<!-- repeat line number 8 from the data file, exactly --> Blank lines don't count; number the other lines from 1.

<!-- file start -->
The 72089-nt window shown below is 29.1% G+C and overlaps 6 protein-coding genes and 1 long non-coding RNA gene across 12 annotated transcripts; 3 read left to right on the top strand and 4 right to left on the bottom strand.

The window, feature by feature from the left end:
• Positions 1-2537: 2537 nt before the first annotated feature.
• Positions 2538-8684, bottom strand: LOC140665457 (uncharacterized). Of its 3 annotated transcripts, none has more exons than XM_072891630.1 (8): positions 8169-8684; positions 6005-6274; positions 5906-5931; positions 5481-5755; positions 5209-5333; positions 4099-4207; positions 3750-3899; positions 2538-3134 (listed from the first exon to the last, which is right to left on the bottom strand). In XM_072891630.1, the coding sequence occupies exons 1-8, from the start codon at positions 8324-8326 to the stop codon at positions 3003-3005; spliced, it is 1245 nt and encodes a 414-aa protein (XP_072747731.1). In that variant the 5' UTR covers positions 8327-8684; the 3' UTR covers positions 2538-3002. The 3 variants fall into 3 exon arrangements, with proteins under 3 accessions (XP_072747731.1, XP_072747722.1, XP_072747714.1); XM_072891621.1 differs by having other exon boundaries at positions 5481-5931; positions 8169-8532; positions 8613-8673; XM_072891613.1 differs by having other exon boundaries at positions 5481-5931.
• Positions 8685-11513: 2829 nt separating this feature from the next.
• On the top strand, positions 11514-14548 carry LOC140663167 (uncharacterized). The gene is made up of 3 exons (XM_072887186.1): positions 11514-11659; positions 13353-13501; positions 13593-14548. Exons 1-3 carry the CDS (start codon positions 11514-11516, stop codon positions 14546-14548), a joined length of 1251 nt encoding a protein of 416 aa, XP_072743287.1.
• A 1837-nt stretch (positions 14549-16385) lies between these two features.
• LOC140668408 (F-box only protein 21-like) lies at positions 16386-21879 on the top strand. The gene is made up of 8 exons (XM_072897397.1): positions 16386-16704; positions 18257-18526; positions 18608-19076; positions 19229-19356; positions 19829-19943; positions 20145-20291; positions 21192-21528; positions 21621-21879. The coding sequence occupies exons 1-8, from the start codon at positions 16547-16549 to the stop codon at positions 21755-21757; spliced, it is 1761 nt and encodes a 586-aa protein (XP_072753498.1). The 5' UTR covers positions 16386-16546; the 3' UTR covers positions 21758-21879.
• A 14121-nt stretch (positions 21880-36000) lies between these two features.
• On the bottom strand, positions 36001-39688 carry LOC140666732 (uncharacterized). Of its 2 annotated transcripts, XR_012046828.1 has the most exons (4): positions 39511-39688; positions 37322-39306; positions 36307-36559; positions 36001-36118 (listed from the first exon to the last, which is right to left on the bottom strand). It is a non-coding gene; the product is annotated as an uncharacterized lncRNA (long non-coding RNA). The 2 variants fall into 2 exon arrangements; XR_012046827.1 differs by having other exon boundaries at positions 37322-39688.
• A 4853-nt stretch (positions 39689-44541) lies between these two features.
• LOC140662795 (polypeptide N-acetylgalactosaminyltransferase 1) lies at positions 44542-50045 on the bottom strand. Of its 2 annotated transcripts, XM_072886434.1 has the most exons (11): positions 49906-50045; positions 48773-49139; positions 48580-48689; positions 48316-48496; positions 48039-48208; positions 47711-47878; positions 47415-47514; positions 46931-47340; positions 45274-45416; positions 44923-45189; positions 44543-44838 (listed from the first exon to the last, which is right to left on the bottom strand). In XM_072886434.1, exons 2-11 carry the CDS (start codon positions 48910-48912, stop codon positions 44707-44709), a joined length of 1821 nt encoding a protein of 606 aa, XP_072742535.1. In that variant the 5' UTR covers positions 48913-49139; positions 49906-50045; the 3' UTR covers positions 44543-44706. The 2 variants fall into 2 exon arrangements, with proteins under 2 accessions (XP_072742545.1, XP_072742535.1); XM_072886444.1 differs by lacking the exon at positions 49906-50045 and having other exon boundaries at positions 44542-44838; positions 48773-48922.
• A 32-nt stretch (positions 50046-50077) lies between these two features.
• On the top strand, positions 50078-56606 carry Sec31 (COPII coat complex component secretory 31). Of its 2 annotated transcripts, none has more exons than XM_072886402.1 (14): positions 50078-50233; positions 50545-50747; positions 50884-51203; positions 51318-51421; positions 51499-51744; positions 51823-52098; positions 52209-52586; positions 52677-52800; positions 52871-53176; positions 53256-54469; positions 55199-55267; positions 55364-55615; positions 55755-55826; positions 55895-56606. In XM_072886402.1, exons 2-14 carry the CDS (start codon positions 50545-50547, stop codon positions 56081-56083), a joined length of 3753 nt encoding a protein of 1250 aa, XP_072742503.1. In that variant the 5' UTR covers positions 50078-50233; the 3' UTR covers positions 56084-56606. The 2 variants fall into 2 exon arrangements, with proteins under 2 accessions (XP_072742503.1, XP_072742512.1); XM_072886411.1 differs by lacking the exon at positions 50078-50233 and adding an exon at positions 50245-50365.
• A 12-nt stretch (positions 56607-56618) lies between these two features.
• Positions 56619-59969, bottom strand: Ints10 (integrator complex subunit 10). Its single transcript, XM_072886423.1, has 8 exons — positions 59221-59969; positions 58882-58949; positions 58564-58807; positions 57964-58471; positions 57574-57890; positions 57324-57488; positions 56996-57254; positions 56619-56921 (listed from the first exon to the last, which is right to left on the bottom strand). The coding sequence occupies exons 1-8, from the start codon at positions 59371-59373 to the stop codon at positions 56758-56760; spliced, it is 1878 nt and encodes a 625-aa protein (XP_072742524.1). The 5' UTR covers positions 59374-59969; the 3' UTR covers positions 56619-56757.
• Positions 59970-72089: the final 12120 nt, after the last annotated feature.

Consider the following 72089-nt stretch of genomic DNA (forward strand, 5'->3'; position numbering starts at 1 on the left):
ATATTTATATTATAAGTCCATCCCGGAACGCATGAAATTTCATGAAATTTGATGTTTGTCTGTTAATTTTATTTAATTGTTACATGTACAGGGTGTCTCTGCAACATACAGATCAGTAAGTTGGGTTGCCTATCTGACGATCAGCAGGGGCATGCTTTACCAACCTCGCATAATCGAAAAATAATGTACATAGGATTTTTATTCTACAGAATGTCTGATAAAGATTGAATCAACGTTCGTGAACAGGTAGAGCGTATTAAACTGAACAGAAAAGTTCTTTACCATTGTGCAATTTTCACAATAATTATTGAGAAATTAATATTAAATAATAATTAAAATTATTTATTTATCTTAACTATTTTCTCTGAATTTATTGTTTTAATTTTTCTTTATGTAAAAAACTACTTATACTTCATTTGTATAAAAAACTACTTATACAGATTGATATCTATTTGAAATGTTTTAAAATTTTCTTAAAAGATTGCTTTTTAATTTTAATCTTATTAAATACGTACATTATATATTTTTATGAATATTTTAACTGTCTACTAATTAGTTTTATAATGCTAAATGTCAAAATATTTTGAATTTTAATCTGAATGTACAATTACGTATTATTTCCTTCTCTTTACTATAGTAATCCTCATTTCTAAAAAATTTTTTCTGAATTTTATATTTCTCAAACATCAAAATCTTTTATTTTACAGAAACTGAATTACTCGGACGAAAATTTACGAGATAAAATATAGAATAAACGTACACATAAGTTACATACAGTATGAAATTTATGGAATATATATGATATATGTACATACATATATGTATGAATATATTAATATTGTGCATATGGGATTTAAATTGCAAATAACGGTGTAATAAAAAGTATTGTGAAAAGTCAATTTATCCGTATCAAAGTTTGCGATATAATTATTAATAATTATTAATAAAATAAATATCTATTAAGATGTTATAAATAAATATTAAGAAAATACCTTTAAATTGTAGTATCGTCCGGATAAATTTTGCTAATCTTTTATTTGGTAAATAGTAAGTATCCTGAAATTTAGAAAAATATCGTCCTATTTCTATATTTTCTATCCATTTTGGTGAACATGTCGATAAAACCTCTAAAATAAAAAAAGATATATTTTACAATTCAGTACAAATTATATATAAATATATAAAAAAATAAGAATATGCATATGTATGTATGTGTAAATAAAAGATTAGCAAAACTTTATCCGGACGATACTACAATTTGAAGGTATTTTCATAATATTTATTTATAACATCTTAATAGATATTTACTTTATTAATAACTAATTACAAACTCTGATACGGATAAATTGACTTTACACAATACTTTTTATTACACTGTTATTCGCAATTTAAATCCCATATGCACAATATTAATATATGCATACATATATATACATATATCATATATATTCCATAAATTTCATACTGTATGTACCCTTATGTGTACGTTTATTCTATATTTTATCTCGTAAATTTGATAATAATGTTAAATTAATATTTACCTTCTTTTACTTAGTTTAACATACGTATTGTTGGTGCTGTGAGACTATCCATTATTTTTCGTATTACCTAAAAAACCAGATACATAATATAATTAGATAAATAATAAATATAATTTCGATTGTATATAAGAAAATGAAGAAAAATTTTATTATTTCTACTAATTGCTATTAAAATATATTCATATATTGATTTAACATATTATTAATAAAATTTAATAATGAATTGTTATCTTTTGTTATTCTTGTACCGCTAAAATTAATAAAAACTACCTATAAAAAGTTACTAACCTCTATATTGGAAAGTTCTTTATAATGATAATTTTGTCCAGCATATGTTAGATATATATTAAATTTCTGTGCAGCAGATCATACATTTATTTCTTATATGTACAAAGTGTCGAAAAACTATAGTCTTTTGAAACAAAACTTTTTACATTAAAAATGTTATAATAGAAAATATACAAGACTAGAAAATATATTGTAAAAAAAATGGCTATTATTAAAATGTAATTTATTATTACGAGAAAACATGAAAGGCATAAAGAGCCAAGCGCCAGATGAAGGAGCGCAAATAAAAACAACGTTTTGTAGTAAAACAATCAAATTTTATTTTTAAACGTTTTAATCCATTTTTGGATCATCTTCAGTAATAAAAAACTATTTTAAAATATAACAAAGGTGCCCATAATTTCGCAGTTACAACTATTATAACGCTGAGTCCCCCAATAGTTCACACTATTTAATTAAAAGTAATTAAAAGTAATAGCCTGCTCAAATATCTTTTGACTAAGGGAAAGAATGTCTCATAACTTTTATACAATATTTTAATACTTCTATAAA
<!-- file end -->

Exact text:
• LOC140668408 (F-box only protein 21-like) lies at positions 16386-21879 on the top strand. The gene is made up of 8 exons (XM_072897397.1): positions 16386-16704; positions 18257-18526; positions 18608-19076; positions 19229-19356; positions 19829-19943; positions 20145-20291; positions 21192-21528; positions 21621-21879. The coding sequence occupies exons 1-8, from the start codon at positions 16547-16549 to the stop codon at positions 21755-21757; spliced, it is 1761 nt and encodes a 586-aa protein (XP_072753498.1). The 5' UTR covers positions 16386-16546; the 3' UTR covers positions 21758-21879.